Parental Consent Bill Set for a Vote in Florida House

ROGUEREVIEW.NET


A bill requiring minors to obtain parental consent for abortions is set for a vote in Florida’s House. As it currently stands, the law merely requires parental notification 48 hours before the procedure. But, HB 265 would necessitate notarized consent from a parent or guardian, excluding cases of medical emergency or if the minor is already a parent. After passing through the House Health and Human Services Committee through a 12-6 vote, the next step is for the bill to be debated on the House floor. While supporters of HB 265 are optimistic about its passage there, obtaining Senate approval may prove to be a challenge.

Rep. Erin Grall – the bill’s main sponsor – stated that she finds it “overwhelmingly tragic that a parent would not have the ability to know whether or not the facility their minor daughter goes to obtain an abortion was in fact safe.” Grall explained that under current laws, a parent may be notified about an abortion 72 hours before the procedure, and through the mail. This leaves parents with very little time to be sufficiently informed.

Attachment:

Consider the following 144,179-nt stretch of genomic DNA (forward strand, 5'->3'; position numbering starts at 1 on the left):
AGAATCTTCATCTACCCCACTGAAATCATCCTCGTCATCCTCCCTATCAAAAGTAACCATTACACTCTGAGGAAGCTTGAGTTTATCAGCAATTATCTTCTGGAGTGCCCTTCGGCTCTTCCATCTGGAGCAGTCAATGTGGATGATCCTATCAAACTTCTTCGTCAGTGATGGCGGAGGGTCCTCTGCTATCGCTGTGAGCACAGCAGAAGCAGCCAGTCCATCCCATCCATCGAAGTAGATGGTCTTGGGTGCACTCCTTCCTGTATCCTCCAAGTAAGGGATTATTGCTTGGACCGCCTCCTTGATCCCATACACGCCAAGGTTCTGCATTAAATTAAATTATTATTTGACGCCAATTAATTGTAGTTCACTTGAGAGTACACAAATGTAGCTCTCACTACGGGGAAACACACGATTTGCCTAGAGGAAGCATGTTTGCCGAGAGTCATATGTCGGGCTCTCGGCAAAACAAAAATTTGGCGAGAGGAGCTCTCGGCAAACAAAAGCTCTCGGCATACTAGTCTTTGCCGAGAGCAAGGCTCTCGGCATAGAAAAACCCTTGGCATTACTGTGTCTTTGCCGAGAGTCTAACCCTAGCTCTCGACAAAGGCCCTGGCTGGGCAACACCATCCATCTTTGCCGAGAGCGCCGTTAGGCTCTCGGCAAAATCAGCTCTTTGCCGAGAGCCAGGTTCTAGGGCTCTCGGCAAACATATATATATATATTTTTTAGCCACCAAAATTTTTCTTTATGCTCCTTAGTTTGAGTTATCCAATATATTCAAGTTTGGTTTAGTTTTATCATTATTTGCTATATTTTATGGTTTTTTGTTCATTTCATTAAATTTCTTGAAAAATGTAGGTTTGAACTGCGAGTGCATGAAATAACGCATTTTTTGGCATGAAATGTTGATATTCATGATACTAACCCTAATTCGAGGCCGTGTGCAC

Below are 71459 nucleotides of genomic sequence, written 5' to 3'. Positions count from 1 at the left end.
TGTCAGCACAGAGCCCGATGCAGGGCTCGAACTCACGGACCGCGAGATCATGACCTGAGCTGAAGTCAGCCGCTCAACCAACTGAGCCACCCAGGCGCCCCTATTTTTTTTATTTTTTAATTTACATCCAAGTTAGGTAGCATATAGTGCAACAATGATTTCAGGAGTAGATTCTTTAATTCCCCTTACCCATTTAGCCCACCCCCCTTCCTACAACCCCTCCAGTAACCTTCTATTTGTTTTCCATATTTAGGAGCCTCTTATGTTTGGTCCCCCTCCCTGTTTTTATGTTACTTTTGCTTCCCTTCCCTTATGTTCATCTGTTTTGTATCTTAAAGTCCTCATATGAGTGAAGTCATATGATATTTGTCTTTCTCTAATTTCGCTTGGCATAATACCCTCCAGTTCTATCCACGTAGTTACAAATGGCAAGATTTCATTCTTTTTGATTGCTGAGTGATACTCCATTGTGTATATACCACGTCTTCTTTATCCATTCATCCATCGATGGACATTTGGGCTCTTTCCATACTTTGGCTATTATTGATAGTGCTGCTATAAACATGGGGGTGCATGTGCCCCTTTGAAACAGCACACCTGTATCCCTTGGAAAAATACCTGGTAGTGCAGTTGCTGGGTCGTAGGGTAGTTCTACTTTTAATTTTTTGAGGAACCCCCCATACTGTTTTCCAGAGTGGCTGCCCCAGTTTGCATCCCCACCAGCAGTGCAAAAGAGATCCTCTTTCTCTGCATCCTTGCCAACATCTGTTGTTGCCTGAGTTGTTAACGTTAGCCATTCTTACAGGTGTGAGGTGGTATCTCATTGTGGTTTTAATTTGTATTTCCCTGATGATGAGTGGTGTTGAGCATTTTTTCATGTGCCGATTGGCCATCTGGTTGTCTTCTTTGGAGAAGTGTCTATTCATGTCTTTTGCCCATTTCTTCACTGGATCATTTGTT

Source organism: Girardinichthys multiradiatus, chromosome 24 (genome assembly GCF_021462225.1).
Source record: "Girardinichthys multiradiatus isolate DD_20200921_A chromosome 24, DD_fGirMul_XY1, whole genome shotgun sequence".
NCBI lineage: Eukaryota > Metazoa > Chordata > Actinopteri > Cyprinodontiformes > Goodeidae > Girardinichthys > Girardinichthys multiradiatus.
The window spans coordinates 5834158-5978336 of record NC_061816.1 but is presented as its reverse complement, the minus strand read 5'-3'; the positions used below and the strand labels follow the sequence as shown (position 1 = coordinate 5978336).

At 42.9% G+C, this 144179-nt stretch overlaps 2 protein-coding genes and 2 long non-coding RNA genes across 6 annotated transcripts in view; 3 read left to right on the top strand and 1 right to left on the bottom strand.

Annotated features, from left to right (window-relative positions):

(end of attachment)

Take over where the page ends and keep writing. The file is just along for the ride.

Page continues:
Opponents of HB 265 have cited a “right to privacy” in Florida’s constitution, declaring a similar law had already been deemed unconstitutional in 1989. However, a 2003 parental notification law was later passed via constitutional amendment. John Stemberger – president of Family Policy Council – is a supporter of the bill, and he pointed out that Florida courts often misapply constitutional privacy rights in abortion cases.

Addressing the bills detractors, Rep. Ray Rodrigues spoke about how children at his son’s school cannot even be given aspirin by another adult. As a parent, Rodrigues is physically required to appear and authorize the medication’s use.

But that same child can have a surgery by another adult without the parent knowing about it. Can anyone not see the inconsistency in that?

Pro-choice activists have rallied against the bill, decrying it as “a fundamental assault on abortion rights in Florida.”


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